He noted that using the barrels with the automated collection trucks – which has a mechanical arm that grabs the cans and flips them into a collection area – is the “right-sized for a majority of similar municipalities.” He pointed to the reduction in the trash in towns such as Burington (24 percent), Wilmington (26 percent), Dracut (19 percent) and  Dedham (35 percent) who have recently turned to automation.

According to Marcotte, Belmont’s new collection program – which will begin in 2018 – is similar to the one operated by the town of Wakefield which began its automated system in 2014.

Marcotte said data the department has gathered indicates the 65-gallon bins will meet the capacity needs of three of four Belmont households.

In a compromise to residents and board members, the DPW will accommodate residents who find using a 65-gallon barrel to be unwieldy, difficult to move, or more than they need by providing a 35-gallon barrel as an alternative.

Adam Dash voted against the motion because it did not have a provision to research the viability of using 35-gallon bins rather than the bulkier one.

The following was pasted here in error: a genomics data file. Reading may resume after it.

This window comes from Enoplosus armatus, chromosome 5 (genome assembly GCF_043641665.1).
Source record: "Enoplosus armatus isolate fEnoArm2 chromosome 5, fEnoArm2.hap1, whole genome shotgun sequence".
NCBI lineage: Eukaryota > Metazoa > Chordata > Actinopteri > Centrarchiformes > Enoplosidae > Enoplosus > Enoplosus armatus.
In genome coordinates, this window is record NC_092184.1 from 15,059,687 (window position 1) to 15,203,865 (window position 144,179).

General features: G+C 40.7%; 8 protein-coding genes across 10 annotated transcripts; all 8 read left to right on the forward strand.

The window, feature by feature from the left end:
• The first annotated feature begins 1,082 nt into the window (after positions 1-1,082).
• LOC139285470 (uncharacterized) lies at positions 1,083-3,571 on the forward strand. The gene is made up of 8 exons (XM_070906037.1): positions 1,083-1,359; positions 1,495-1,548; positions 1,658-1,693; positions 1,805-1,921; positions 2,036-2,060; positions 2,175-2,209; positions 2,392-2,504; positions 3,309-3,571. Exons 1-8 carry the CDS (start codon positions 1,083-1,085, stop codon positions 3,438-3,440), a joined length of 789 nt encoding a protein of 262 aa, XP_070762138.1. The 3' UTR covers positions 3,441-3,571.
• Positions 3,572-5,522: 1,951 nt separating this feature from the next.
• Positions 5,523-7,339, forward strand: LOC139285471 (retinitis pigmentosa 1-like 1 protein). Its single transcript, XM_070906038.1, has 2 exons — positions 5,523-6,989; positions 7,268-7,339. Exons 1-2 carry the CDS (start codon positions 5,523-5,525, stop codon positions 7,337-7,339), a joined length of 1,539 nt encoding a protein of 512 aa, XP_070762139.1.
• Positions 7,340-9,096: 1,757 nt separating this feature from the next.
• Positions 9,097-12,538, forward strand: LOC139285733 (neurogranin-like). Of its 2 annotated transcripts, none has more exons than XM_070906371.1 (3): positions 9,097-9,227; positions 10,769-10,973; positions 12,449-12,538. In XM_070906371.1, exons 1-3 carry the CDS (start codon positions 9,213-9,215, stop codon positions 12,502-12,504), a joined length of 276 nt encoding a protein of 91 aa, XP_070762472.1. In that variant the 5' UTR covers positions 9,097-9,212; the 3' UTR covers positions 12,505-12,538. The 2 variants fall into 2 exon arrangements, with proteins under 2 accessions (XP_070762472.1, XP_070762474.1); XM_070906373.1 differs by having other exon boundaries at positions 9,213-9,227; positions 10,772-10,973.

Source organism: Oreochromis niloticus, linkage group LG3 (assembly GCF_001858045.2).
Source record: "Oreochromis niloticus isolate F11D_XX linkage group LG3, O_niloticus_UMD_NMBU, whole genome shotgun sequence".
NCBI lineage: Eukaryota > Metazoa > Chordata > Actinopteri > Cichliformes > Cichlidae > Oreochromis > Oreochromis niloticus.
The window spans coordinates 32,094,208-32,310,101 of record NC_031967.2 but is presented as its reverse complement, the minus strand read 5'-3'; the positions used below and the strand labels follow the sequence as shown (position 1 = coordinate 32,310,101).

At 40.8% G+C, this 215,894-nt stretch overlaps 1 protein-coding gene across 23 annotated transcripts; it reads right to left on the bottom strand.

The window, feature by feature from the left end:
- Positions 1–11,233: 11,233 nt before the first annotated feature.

While many of the current curbside services will remain in place in the next contract – the town will continue a separate recycling pickup and yard waste collection – large “bulky” items such as mattresses and furniture will now be limited to one free removal a week.                                                                                           

While selecting a traditional pickup and haul collection system, the selectmen said they had not abandoned the Pay-As-You-Throw method from future discussion. The PAYT approach was one of the most hotly debated of the items discussed. A presentation by Kim Slack of Sustainable Belmont focused on the dual benefits of reducing trash while cutting the town’s carbon footprint by undertaking this program. 

PAYT is just that, requiring households to purchase biodegradable bags for between $1 and $2 a bag for trash collection. Slack said that nearly 40 percent of Bay State communities have undertaken this system and have seen trash reduced from 25 percent to 50 percent.